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In an earlier article, we talked about what latency is and how it should affect your choice of Internet Service Provider (ISP). Today, we’ll be going more into detail about what you should be looking out for when it comes to pinpointing the culprit behind unsatisfactory, slow internet connectivity.
We always see this advertised as a main perk of broadband plans: bandwidth.
Bandwidth and latency are two separate issues. Bandwidth refers to the data throughput transmitted or received in a fixed amount of time. It’s measured in bits per second, and is misunderstood to be a gauge of internet connectivity speeds – and it does get confusing, especially when1Gbps brings 1GB to mind. Except that they’re entirely different concepts – storage is measured in bytes (B) while bandwidth is measured in bits (b), therefore, 1Gbps is equivalent to 0.125GBps. Doesn’t look so fast now, does it?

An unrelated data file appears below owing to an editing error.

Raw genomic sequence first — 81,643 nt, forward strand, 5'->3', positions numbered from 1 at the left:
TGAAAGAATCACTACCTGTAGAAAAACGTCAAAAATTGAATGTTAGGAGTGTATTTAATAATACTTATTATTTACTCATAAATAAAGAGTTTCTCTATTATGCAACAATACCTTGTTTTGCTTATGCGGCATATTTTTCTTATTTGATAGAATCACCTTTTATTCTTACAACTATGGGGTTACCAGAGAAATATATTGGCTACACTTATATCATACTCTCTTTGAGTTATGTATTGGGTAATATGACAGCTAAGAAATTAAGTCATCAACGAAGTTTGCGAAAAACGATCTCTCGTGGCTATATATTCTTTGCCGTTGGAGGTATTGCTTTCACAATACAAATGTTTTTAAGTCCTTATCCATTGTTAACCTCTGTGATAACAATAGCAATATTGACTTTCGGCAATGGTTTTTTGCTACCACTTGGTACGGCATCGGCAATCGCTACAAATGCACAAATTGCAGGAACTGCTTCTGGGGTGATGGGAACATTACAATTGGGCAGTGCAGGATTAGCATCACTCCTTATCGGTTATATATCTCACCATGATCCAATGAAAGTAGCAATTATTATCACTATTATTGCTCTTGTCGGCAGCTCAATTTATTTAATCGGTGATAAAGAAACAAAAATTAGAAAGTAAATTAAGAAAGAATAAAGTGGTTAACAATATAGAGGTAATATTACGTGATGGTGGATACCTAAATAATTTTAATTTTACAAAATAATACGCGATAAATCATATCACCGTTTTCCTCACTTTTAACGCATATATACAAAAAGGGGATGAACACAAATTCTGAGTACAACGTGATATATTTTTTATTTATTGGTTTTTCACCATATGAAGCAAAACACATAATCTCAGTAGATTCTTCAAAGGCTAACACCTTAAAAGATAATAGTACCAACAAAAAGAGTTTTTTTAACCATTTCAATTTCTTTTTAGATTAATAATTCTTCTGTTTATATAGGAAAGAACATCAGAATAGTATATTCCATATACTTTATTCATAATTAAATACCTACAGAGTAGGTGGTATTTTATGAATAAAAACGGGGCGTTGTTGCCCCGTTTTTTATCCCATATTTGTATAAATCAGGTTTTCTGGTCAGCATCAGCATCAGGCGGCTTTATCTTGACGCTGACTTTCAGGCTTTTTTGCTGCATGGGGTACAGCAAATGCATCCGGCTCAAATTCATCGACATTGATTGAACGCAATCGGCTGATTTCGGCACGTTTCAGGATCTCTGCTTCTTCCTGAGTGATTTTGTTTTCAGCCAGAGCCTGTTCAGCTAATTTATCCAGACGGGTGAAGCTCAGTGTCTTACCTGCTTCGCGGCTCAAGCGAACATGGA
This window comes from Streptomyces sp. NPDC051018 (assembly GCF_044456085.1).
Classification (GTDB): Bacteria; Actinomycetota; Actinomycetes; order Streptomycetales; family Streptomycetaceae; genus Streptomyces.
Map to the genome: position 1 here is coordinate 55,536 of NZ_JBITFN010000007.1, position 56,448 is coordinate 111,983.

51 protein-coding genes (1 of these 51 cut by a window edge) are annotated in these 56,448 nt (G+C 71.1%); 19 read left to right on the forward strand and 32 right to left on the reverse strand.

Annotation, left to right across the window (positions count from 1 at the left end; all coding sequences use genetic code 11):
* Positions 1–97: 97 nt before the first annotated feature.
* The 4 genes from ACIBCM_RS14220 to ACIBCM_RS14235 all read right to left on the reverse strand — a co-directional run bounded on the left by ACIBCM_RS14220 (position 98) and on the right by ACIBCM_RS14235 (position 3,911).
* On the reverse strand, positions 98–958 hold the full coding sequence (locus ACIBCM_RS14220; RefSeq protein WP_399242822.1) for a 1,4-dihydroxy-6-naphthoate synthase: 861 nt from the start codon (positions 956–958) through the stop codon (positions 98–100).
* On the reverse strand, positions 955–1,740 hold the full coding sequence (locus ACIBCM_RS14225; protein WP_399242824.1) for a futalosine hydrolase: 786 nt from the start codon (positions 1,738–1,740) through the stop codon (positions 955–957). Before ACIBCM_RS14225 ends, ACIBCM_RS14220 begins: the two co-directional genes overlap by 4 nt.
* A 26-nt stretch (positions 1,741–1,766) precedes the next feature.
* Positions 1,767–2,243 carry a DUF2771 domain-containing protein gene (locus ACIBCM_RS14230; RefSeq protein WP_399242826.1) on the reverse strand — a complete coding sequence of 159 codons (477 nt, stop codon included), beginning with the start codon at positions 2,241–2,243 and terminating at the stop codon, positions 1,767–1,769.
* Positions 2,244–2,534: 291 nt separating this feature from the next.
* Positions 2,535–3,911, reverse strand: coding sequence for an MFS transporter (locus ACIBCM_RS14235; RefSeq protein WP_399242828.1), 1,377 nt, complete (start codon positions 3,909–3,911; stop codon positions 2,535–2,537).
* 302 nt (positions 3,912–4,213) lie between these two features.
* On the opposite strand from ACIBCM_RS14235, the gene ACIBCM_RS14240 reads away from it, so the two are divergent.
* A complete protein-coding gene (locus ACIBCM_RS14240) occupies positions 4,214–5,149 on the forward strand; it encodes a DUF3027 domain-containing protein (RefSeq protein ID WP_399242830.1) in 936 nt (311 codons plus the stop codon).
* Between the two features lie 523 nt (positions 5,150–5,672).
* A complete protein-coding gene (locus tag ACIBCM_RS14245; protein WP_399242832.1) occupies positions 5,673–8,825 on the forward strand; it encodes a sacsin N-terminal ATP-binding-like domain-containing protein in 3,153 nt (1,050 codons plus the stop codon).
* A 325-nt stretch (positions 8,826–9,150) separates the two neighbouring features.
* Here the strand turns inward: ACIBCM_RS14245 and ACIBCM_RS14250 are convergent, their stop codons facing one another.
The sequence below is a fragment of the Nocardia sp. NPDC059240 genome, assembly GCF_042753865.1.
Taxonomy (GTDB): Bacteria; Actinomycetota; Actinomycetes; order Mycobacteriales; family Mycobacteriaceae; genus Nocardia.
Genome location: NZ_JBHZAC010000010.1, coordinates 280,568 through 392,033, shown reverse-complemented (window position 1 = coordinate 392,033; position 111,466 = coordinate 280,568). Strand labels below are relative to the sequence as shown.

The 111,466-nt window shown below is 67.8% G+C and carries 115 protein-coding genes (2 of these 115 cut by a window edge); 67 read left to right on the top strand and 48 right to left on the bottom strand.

Latency is the technical term for what we usually call lag. It is the amount of time one packet of data takes to get from one designated point to the other. Expressed in terms of milliseconds (ms) and referred to as ping rate, an acceptable ping rate is anything below 100ms, though gamers and power users might look for ping rates of about 20-40ms.
With latency also comes a new term – contention ratio – which is the number of users sharing the same data capacity. Take the famous water pipe analogy: without any smaller pipes branching out, water pressure is high, causing massive output. The moment you have smaller pipes branching out, water pressure is lowered, and output is reduced. In terms of contention ratio, less is better. A typical contention ratio for corporate broadband plans is within the range of 20:1 to 50:1. For residential areas, the contention ratio is inevitably higher.
All factors considered, bandwidth should not be the only statistic you look at when choosing a suitable business broadband plan. With so many service providers offering broadband plans, it’s crucial to choose one that is the closest fit for your business needs. If you’re a SoHo (small office home office) owner, you may not need broadband plans that are really meant for bigger firms, and for larger firms, consider internet service providers that give you a dedicated account manager and prompt technical support. It is crucial for office connectivity to remain stable, constant and reliable without sacrificing on speed, so be sure to take all these factors into consideration before making your decision!